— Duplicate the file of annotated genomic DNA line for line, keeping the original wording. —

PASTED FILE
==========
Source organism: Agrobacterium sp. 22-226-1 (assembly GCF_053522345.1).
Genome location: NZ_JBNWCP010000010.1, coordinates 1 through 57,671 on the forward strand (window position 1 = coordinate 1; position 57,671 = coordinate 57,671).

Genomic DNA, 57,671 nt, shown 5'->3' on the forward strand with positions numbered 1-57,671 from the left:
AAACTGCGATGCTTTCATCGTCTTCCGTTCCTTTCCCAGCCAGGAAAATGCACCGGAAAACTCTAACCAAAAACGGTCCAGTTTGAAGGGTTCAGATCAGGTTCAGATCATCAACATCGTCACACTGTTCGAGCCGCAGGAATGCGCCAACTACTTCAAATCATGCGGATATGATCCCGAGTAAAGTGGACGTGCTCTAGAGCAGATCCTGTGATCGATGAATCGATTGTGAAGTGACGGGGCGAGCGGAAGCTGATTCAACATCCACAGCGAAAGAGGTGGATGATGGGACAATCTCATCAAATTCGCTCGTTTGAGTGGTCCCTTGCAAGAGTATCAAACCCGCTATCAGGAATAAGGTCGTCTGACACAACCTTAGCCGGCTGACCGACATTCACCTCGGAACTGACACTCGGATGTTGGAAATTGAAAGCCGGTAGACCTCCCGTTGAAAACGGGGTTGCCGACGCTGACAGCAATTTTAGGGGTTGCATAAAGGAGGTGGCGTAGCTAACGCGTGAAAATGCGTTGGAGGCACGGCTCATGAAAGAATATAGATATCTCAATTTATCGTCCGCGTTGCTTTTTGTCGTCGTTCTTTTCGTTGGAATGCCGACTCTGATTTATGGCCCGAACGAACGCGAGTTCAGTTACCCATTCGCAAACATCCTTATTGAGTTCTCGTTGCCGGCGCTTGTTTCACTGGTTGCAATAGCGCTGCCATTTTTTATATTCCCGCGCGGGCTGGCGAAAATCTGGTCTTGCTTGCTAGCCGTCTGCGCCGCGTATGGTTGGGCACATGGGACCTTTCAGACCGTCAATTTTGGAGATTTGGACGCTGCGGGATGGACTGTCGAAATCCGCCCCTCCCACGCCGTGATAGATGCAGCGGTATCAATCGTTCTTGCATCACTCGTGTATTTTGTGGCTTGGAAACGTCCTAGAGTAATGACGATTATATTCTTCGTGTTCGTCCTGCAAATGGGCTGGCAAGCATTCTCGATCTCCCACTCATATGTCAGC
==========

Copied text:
Source organism: Agrobacterium sp. 22-226-1 (assembly GCF_053522345.1).
Genome location: NZ_JBNWCP010000010.1, coordinates 1 through 57,671 on the forward strand (window position 1 = coordinate 1; position 57,671 = coordinate 57,671).

Genomic DNA, 57,671 nt, shown 5'->3' on the forward strand with positions numbered 1-57,671 from the left:
AAACTGCGATGCTTTCATCGTCTTCCGTTCCTTTCCCAGCCAGGAAAATGCACCGGAAAACTCTAACCAAAAACGGTCCAGTTTGAAGGGTTCAGATCAGGTTCAGATCATCAACATCGTCACACTGTTCGAGCCGCAGGAATGCGCCAACTACTTCAAATCATGCGGATATGATCCCGAGTAAAGTGGACGTGCTCTAGAGCAGATCCTGTGATCGATGAATCGATTGTGAAGTGACGGGGCGAGCGGAAGCTGATTCAACATCCACAGCGAAAGAGGTGGATGATGGGACAATCTCATCAAATTCGCTCGTTTGAGTGGTCCCTTGCAAGAGTATCAAACCCGCTATCAGGAATAAGGTCGTCTGACACAACCTTAGCCGGCTGACCGACATTCACCTCGGAACTGACACTCGGATGTTGGAAATTGAAAGCCGGTAGACCTCCCGTTGAAAACGGGGTTGCCGACGCTGACAGCAATTTTAGGGGTTGCATAAAGGAGGTGGCGTAGCTAACGCGTGAAAATGCGTTGGAGGCACGGCTCATGAAAGAATATAGATATCTCAATTTATCGTCCGCGTTGCTTTTTGTCGTCGTTCTTTTCGTTGGAATGCCGACTCTGATTTATGGCCCGAACGAACGCGAGTTCAGTTACCCATTCGCAAACATCCTTATTGAGTTCTCGTTGCCGGCGCTTGTTTCACTGGTTGCAATAGCGCTGCCATTTTTTATATTCCCGCGCGGGCTGGCGAAAATCTGGTCTTGCTTGCTAGCCGTCTGCGCCGCGTATGGTTGGGCACATGGGACCTTTCAGACCGTCAATTTTGGAGATTTGGACGCTGCGGGATGGACTGTCGAAATCCGCCCCTCCCACGCCGTGATAGATGCAGCGGTATCAATCGTTCTTGCATCACTCGTGTATTTTGTGGCTTGGAAACGTCCTAGAGTAATGACGATTATATTCTTCGTGTTCGTCCTGCAAATGGGCTGGCAAGCATTCTCGATCTCCCACTCATATGTCAGC